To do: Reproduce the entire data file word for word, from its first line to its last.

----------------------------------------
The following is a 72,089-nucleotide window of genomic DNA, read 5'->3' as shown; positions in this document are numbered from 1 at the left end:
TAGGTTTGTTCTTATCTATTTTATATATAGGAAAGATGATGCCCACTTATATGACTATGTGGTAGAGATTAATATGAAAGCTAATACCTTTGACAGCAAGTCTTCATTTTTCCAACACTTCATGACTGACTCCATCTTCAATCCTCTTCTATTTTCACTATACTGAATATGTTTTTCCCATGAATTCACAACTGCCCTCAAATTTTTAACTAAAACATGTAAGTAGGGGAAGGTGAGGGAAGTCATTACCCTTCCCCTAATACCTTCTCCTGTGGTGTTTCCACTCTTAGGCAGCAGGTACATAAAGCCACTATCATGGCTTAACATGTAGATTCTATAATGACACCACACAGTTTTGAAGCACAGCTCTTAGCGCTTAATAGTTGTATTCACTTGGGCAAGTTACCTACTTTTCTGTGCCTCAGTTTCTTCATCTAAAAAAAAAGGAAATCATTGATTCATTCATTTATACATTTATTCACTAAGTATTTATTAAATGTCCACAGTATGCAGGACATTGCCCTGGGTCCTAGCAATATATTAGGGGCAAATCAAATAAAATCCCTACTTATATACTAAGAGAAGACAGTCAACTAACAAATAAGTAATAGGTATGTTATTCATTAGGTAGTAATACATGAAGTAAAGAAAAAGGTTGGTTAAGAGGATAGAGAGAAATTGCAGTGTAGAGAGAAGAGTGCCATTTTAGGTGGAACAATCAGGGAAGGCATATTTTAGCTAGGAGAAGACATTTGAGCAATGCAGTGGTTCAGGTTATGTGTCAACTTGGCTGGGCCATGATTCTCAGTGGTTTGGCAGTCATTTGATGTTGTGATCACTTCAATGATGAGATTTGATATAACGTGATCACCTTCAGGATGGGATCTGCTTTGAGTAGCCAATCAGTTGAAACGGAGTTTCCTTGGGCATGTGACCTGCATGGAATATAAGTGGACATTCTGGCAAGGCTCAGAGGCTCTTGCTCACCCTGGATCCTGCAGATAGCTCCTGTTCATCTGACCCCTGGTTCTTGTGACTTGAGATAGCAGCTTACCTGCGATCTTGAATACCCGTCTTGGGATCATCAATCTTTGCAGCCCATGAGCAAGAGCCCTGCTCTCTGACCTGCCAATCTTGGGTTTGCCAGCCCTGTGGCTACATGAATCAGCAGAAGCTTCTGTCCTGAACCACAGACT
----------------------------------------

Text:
The following is a 72,089-nucleotide window of genomic DNA, read 5'->3' as shown; positions in this document are numbered from 1 at the left end:
TAGGTTTGTTCTTATCTATTTTATATATAGGAAAGATGATGCCCACTTATATGACTATGTGGTAGAGATTAATATGAAAGCTAATACCTTTGACAGCAAGTCTTCATTTTTCCAACACTTCATGACTGACTCCATCTTCAATCCTCTTCTATTTTCACTATACTGAATATGTTTTTCCCATGAATTCACAACTGCCCTCAAATTTTTAACTAAAACATGTAAGTAGGGGAAGGTGAGGGAAGTCATTACCCTTCCCCTAATACCTTCTCCTGTGGTGTTTCCACTCTTAGGCAGCAGGTACATAAAGCCACTATCATGGCTTAACATGTAGATTCTATAATGACACCACACAGTTTTGAAGCACAGCTCTTAGCGCTTAATAGTTGTATTCACTTGGGCAAGTTACCTACTTTTCTGTGCCTCAGTTTCTTCATCTAAAAAAAAAGGAAATCATTGATTCATTCATTTATACATTTATTCACTAAGTATTTATTAAATGTCCACAGTATGCAGGACATTGCCCTGGGTCCTAGCAATATATTAGGGGCAAATCAAATAAAATCCCTACTTATATACTAAGAGAAGACAGTCAACTAACAAATAAGTAATAGGTATGTTATTCATTAGGTAGTAATACATGAAGTAAAGAAAAAGGTTGGTTAAGAGGATAGAGAGAAATTGCAGTGTAGAGAGAAGAGTGCCATTTTAGGTGGAACAATCAGGGAAGGCATATTTTAGCTAGGAGAAGACATTTGAGCAATGCAGTGGTTCAGGTTATGTGTCAACTTGGCTGGGCCATGATTCTCAGTGGTTTGGCAGTCATTTGATGTTGTGATCACTTCAATGATGAGATTTGATATAACGTGATCACCTTCAGGATGGGATCTGCTTTGAGTAGCCAATCAGTTGAAACGGAGTTTCCTTGGGCATGTGACCTGCATGGAATATAAGTGGACATTCTGGCAAGGCTCAGAGGCTCTTGCTCACCCTGGATCCTGCAGATAGCTCCTGTTCATCTGACCCCTGGTTCTTGTGACTTGAGATAGCAGCTTACCTGCGATCTTGAATACCCGTCTTGGGATCATCAATCTTTGCAGCCCATGAGCAAGAGCCCTGCTCTCTGACCTGCCAATCTTGGGTTTGCCAGCCCTGTGGCTACATGAATCAGCAGAAGCTTCTGTCCTGAACCACAGACT